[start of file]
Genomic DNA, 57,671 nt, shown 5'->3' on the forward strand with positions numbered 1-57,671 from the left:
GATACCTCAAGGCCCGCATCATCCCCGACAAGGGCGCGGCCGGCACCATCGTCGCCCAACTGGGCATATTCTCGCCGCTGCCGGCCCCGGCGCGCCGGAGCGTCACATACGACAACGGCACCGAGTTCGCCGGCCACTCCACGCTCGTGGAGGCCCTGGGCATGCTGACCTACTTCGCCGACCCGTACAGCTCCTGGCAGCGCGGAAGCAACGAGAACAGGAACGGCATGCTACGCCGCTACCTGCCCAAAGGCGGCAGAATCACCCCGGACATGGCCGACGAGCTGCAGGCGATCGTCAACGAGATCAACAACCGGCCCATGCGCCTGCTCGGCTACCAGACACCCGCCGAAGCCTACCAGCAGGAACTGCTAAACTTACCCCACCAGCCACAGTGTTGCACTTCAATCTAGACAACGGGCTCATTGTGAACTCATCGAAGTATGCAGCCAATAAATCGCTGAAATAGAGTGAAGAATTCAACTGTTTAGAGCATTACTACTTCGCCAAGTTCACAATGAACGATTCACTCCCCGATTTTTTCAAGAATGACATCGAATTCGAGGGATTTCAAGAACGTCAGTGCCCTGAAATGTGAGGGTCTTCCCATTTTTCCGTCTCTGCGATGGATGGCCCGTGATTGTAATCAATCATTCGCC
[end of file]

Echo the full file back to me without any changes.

Genomic DNA, 57,671 nt, shown 5'->3' on the forward strand with positions numbered 1-57,671 from the left:
GATACCTCAAGGCCCGCATCATCCCCGACAAGGGCGCGGCCGGCACCATCGTCGCCCAACTGGGCATATTCTCGCCGCTGCCGGCCCCGGCGCGCCGGAGCGTCACATACGACAACGGCACCGAGTTCGCCGGCCACTCCACGCTCGTGGAGGCCCTGGGCATGCTGACCTACTTCGCCGACCCGTACAGCTCCTGGCAGCGCGGAAGCAACGAGAACAGGAACGGCATGCTACGCCGCTACCTGCCCAAAGGCGGCAGAATCACCCCGGACATGGCCGACGAGCTGCAGGCGATCGTCAACGAGATCAACAACCGGCCCATGCGCCTGCTCGGCTACCAGACACCCGCCGAAGCCTACCAGCAGGAACTGCTAAACTTACCCCACCAGCCACAGTGTTGCACTTCAATCTAGACAACGGGCTCATTGTGAACTCATCGAAGTATGCAGCCAATAAATCGCTGAAATAGAGTGAAGAATTCAACTGTTTAGAGCATTACTACTTCGCCAAGTTCACAATGAACGATTCACTCCCCGATTTTTTCAAGAATGACATCGAATTCGAGGGATTTCAAGAACGTCAGTGCCCTGAAATGTGAGGGTCTTCCCATTTTTCCGTCTCTGCGATGGATGGCCCGTGATTGTAATCAATCATTCGCC